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The Weekend Neos Kosmos : 29 August 2015
DIGITAL.NEOSKOSMOS.COM THE WEEKEND NEOS KOSMOS | SATURDAY 29 AUGUST 2015 23 GREECE Tsipras says no to unity government Julien taking his exam last May. PHOTO: ATHENS-MACEDONIAN NEWS AGENCY. African refugee aces Greek Uni entrance exams Among the thousands of students in Greece who were accepted on Wednesday was Julien. Julien, a 20-year-old who migrated from Africa to Greece at the age of 16 in November 2011, was amongst those students accepted into higher educational institutions across the country who scored top grades. The young African refugee was accepted into the electrical engineering department of the Technological Educational Institute of Piraeus as the school's highest test scoring entrant. Julien graduated from the 1st Professional High School of Konitsa, located in Epirus. He has been living at the Konitsa Protection Centre for Adolescent Refugees since October 2012. Before his 'adoption' by the protection centre, Julien had been held in custody in Evros for three months as an illegal immigrant and then lived on the streets of Athens. "I want to dedicate this success to my parents and siblings who are no longer alive," he told the AthensMacedonian News Agency. "My parents were the ones who had pressed upon me the value of and desire for education from a very young age." Julien, who was granted asylum this past August, also noted that his goal is to give back as much to his new home, Greece, as he possibly can. "I want to feel safe and have international safety according to the Geneva convention. I want to move forward and be useful and important to Greek society." Yanis Varoufakis says he will not take part in Greece’s ‘sad elections’ Former Greek finance minister Yanis Varoufakis will not take part in "sad" elections expected next month in Greece and will instead focus on setting up a new movement to "restore democracy" across Europe. The combative, motorbike-riding academic was sacked as finance minister last month after alienating eurozone counterparts with his lecturing style and divisive words, hampering Greece's efforts to secure a bailout from partners. The Greek Australian dual national, who lectured for more than a decade at the University of Sydney, has since stead- CONTINUED FROM PAGE 1 He said it was the best deal he could get to save Greece's banks from imminent collapse, keep the country in the euro currency and avoid defaulting on international loans. Parliament approved the agreement, but only with the support of opposition parties. The former energy minister, Panagiotis Lafazanis, broke with SYRIZA last week to form the new Popular Unity party. Mr Tsipras said it was now up to voters to decide "who will lead Greece, and how". He remains popular, but it is unclear whether SYRIZA can win enough parliamentary seats to govern without a coalition partner. Tsipras rules out forming a unity government. In an interview on Wednesday with Greece's Alpha TV, Mr Tsipras ruled out forming a government with the conservative New Democracy, the socialist PASOK or the centrist To Potami parties. That could leave SYRIZA's current partner, the small, right-wing Independent Greeks, as the only viable option. Mr Tsipras said even if he achieves a slim majority of 151 MPs in the country's 300seat parliament, he will still look for coalition with other parties, but he won't remain prime minister if he has to cooperate with Greece's old, systemic political parties. The Greek premier faces the growing challenge of warding off a disintegration of his SYRIZA party, as many law- makers and party members haven't decided whether they will run in the forthcoming elections. Last week, 25 of SYRIZA's 149 members of parliament formed the Popular Unity party, completing a divorce that has been looming since July, when Mr Tsipras agreed to the austerity-heavy terms of Greece's European creditors, despite his party's longstanding campaign to put an end to the harsh measures. "It is a sad outcome, but not an unexpected one," Mr Tsipras told local Alpha TV on Wednesday. "What makes me sad is the attempt by the inner enemy to become the main enemy," he said, adding that he was hurt that many of his exSYRIZA colleagues, who a few weeks ago feared a banking collapse, are now criticising him. Apart from SYRIZA's hardliners, members of another fraction within the party, the Group of 53, were this week considering whether to stand aside in the electoral battle. The Group of 53, formed in mid-2014, stands ideologically between the hard-line left platform and Mr Tsipras' relatively pragmatic group of core backers. Many of its members have been close aides to the party leader, but some abstained during the mid-August vote on Greece's third bailout deal with the country's creditors. Even if the group decides to stick with SYRIZA, it is expected to act as an opposition faction within the party. Greek American receives France’s top honour Heroic Alek Skarlatos received the Legion of Honour after bringing down a gunman on a train A heroic Greek American prevented chaos on a train from Amsterdam to Paris last week after an armed gunman opened fire. Former Greek finance minister Yanis Varoufakis. ily attacked the bailout program that Prime Minister Alexis Tsipras subsequently signed up to and the austerity policies that go with it, rebelling against his former boss in parliament. US National Guardsman Alek Skarlatos, along with fellow serviceman Spencer Stone and student Anthony Sadler, overpowered a 26-year-old Moroccan national who burst into their train carriage with heavy artillery. Skarlatos was on a European holiday when the events took place, having recently completing a tour of Afghanistan, and spoke to Sky News following the ordeal. "I just looked at Spencer and said 'let's go!'," Skarlatos told the network. "Spencer got to the guy first, grabbed the guy by the neck French President Francois Hollande awards the Legion of Honour to Alek Skarlatos. PHOTO: AP PHOTO/MICHEL EULER, POOL. and I grabbed the handgun, got the handgun away from the guy and threw it. "Then I grabbed the AK (assault rifle), which was at his feet, and started muzzle thumping him in the head with it." Throughout the struggle the suspect pulled out a box-cutter which he used on Stone, who later required surgery on his hand. Once the man was detained Skarlatos disarmed his weap- ons, at which point he realised the assault rifle had jammed. "He didn't know how to fix it, which is very lucky," he said. "If that guy's weapon had been functioning properly I don't even want to think about how it would have gone. We were incredibly lucky." "We just did what we had to do. You either run away or fight. We chose to fight and got lucky and didn't die." Skarlatos, along with Stone, Sadler and a British passenger Chris Norman, were all presented with France's highest honour - the Legion of Honour - by French President François Hollande. Another man, Mark Moogalian, who assisted in restraining the suspect, is recovering from a shot wound in hospital and will be honoured at a later date. The suspect has since been arrested.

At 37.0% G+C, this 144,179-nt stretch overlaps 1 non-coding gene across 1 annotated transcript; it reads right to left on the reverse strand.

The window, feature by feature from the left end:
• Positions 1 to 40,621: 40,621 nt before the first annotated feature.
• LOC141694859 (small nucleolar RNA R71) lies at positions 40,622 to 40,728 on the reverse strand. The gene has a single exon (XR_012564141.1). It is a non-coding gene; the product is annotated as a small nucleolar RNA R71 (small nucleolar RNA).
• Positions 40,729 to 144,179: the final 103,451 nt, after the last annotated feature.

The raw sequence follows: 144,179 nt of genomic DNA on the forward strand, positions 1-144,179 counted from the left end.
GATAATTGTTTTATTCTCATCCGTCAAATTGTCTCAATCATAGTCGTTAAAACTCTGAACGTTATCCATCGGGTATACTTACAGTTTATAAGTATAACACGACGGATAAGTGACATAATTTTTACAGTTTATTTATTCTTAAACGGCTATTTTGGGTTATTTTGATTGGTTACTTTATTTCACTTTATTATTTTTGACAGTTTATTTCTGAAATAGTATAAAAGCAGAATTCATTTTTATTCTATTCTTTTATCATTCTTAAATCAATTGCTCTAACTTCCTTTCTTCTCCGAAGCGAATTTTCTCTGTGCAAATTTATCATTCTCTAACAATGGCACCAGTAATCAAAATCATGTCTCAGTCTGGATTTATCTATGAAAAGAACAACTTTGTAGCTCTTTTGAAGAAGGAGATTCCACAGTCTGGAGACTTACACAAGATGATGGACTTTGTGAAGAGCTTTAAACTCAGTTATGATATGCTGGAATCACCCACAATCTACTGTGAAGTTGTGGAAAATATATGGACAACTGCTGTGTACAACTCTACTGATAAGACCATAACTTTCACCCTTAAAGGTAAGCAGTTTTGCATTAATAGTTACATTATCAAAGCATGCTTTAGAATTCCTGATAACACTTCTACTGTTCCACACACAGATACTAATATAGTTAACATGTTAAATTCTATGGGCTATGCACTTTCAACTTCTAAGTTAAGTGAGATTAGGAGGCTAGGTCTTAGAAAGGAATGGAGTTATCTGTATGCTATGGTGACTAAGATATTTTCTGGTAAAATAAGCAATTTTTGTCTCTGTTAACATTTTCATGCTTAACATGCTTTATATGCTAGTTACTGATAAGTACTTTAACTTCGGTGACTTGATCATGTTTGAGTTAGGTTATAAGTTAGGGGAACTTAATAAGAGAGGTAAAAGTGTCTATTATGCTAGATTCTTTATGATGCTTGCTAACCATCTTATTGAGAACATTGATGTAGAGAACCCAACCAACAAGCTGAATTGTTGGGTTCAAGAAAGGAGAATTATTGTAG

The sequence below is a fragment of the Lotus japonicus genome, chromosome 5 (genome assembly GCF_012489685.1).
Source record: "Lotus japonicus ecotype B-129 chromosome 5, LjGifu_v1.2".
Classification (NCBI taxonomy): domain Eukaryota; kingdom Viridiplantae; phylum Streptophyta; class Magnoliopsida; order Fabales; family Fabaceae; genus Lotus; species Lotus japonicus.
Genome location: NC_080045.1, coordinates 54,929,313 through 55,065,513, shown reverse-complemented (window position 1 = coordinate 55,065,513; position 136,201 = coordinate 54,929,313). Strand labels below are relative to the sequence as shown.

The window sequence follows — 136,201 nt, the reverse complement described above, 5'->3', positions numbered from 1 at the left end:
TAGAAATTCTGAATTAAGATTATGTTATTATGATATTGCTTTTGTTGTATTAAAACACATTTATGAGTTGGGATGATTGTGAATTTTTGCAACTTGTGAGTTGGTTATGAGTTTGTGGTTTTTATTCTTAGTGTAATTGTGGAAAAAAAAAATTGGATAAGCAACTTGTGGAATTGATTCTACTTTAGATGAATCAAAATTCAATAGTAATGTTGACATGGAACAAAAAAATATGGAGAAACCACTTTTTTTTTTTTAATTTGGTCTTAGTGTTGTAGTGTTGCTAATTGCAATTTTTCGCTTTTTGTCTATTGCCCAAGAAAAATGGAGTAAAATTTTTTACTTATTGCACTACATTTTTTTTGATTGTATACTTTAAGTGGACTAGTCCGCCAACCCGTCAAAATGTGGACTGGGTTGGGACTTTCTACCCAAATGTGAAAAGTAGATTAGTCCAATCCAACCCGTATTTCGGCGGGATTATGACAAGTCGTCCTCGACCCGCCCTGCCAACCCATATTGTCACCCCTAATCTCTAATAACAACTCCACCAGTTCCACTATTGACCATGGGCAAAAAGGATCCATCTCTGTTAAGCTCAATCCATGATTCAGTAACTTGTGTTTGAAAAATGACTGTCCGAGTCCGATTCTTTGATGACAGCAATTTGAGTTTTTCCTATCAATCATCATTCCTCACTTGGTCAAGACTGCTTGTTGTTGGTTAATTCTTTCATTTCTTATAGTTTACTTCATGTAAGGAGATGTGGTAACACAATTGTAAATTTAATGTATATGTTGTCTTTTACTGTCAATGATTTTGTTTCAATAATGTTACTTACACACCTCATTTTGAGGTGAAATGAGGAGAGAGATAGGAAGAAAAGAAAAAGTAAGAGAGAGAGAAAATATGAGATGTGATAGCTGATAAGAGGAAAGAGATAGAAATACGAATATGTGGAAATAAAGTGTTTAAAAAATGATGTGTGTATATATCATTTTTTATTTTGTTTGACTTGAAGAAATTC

22 August 2015
5 September 2015